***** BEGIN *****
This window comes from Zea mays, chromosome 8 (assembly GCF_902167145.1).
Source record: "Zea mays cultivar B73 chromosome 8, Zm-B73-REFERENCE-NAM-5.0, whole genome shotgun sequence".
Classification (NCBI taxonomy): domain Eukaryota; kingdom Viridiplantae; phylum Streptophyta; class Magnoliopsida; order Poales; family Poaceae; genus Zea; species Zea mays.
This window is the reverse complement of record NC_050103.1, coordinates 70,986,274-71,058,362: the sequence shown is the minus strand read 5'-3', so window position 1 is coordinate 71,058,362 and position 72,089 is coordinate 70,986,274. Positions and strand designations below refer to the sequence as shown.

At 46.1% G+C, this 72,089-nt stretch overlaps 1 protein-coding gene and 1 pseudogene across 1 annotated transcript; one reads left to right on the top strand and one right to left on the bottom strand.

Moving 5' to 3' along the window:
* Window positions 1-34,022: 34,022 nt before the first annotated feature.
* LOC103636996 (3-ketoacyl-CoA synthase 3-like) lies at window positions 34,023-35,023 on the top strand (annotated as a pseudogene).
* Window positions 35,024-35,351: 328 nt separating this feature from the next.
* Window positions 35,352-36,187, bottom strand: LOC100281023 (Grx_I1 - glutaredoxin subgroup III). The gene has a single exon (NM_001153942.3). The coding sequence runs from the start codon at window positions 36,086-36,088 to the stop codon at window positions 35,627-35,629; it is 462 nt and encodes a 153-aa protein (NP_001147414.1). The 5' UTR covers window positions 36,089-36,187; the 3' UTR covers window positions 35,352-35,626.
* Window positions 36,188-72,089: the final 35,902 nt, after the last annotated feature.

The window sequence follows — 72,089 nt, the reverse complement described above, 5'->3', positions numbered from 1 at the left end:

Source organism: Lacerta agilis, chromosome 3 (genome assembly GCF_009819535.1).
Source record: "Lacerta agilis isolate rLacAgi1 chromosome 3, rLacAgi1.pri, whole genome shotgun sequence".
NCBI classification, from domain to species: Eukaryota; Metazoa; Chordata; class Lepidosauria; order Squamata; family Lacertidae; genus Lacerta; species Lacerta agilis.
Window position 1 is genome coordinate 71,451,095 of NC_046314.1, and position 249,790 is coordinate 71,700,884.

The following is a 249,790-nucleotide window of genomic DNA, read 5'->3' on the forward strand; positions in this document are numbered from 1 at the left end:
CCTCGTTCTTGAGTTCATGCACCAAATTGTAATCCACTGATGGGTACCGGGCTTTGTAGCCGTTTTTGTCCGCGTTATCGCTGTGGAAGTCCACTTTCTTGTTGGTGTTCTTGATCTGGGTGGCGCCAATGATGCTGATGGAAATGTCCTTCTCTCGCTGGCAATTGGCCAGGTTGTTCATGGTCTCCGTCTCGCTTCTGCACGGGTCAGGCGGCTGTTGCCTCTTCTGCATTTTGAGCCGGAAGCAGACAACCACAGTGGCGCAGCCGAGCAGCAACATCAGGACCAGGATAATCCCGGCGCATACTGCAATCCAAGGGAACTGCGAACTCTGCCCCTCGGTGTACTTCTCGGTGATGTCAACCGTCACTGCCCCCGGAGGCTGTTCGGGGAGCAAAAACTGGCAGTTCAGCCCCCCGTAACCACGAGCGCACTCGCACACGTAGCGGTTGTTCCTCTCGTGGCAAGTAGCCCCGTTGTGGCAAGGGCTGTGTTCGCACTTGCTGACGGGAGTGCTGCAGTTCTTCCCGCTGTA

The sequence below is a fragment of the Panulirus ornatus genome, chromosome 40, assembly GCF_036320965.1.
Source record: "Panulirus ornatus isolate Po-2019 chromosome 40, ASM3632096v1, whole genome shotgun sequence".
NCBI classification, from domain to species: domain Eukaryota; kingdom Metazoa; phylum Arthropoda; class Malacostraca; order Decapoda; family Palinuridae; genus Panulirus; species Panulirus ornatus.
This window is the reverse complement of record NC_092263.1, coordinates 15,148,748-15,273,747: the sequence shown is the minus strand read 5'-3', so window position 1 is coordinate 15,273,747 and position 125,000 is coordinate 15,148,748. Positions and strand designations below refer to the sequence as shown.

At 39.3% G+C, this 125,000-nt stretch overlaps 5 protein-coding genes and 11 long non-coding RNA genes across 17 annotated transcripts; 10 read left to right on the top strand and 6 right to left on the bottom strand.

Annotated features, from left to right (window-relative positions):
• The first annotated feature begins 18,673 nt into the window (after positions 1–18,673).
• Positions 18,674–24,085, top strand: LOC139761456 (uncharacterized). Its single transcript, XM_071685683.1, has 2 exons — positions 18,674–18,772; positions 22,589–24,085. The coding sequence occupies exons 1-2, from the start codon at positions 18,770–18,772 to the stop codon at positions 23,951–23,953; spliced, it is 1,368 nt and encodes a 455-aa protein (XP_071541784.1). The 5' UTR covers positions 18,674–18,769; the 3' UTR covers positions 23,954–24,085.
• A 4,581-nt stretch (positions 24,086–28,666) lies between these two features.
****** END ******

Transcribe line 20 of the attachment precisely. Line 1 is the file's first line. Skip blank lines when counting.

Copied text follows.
Source record: "Panulirus ornatus isolate Po-2019 chromosome 40, ASM3632096v1, whole genome shotgun sequence".